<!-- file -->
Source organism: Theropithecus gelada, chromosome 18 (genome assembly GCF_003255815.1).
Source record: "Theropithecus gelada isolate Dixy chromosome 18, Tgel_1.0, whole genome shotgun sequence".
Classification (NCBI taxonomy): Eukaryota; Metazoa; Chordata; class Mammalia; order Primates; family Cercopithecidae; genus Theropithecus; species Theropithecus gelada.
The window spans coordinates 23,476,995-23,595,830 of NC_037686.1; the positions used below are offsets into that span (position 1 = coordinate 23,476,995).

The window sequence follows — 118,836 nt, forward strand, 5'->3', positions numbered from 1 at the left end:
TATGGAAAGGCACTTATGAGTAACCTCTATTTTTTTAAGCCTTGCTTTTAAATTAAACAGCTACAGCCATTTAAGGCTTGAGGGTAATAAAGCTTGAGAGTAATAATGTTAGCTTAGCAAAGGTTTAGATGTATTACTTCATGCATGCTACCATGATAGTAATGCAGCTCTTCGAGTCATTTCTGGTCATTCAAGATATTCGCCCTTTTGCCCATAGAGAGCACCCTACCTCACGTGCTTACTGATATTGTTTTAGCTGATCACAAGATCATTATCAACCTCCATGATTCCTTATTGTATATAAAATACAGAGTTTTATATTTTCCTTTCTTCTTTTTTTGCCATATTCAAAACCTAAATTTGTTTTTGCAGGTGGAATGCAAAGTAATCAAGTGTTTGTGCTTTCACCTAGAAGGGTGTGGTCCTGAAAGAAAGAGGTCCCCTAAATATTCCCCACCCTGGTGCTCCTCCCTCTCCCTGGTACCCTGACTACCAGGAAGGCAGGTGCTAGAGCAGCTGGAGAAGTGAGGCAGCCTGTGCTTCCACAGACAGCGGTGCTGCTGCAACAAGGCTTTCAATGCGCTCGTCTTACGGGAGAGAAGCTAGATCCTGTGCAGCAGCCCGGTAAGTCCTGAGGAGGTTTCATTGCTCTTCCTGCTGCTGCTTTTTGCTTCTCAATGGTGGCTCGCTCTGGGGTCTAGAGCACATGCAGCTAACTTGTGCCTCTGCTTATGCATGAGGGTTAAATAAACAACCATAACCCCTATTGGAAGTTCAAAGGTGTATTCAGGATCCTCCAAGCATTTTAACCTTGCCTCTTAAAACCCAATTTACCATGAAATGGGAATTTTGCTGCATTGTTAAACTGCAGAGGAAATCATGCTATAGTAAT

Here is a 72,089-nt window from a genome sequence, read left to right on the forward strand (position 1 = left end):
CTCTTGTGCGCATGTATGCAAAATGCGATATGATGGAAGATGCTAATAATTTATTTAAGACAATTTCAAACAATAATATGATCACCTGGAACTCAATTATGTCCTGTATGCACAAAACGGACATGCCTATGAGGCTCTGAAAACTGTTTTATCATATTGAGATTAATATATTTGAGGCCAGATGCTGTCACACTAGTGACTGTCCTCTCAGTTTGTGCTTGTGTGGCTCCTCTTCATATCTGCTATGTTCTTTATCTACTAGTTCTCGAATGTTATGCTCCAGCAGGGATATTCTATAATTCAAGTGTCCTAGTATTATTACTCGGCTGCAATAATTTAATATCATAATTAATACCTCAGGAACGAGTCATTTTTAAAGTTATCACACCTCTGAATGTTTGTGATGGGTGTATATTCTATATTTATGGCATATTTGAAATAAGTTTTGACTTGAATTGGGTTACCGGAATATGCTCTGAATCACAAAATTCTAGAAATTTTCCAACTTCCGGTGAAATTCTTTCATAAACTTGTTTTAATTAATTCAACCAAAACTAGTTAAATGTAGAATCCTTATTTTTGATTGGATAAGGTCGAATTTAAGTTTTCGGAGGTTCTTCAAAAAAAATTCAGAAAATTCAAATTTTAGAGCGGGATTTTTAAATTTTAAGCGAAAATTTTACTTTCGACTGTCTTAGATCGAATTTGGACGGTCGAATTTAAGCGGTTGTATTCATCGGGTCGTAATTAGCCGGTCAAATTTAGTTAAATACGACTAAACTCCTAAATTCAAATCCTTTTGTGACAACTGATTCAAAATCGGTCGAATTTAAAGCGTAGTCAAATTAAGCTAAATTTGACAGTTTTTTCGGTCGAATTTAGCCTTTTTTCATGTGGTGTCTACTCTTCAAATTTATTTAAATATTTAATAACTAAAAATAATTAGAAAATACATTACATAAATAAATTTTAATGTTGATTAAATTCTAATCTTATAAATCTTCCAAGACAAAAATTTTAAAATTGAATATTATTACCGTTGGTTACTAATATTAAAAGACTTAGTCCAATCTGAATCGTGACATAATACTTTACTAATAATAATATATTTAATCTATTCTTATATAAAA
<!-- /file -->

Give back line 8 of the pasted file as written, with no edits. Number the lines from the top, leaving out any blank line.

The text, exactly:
CTCTTGTGCGCATGTATGCAAAATGCGATATGATGGAAGATGCTAATAATTTATTTAAGACAATTTCAAACAATAATATGATCACCTGGAACTCAATTATGTCCTGTATGCACAAAACGGACATGCCTATGAGGCTCTGAAAACTGTTTTATCATATTGAGATTAATATATTTGAGGCCAGATGCTGTCACACTAGTGACTGTCCTCTCAGTTTGTGCTTGTGTGGCTCCTCTTCATATCTGCTATGTTCTTTATCTACTAGTTCTCGAATGTTATGCTCCAGCAGGGATATTCTATAATTCAAGTGTCCTAGTATTATTACTCGGCTGCAATAATTTAATATCATAATTAATACCTCAGGAACGAGTCATTTTTAAAGTTATCACACCTCTGAATGTTTGTGATGGGTGTATATTCTATATTTATGGCATATTTGAAATAAGTTTTGACTTGAATTGGGTTACCGGAATATGCTCTGAATCACAAAATTCTAGAAATTTTCCAACTTCCGGTGAAATTCTTTCATAAACTTGTTTTAATTAATTCAACCAAAACTAGTTAAATGTAGAATCCTTATTTTTGATTGGATAAGGTCGAATTTAAGTTTTCGGAGGTTCTTCAAAAAAAATTCAGAAAATTCAAATTTTAGAGCGGGATTTTTAAATTTTAAGCGAAAATTTTACTTTCGACTGTCTTAGATCGAATTTGGACGGTCGAATTTAAGCGGTTGTATTCATCGGGTCGTAATTAGCCGGTCAAATTTAGTTAAATACGACTAAACTCCTAAATTCAAATCCTTTTGTGACAACTGATTCAAAATCGGTCGAATTTAAAGCGTAGTCAAATTAAGCTAAATTTGACAGTTTTTTCGGTCGAATTTAGCCTTTTTTCATGTGGTGTCTACTCTTCAAATTTATTTAAATATTTAATAACTAAAAATAATTAGAAAATACATTACATAAATAAATTTTAATGTTGATTAAATTCTAATCTTATAAATCTTCCAAGACAAAAATTTTAAAATTGAATATTATTACCGTTGGTTACTAATATTAAAAGACTTAGTCCAATCTGAATCGTGACATAATACTTTACTAATAATAATATATTTAATCTATTCTTATATAAAA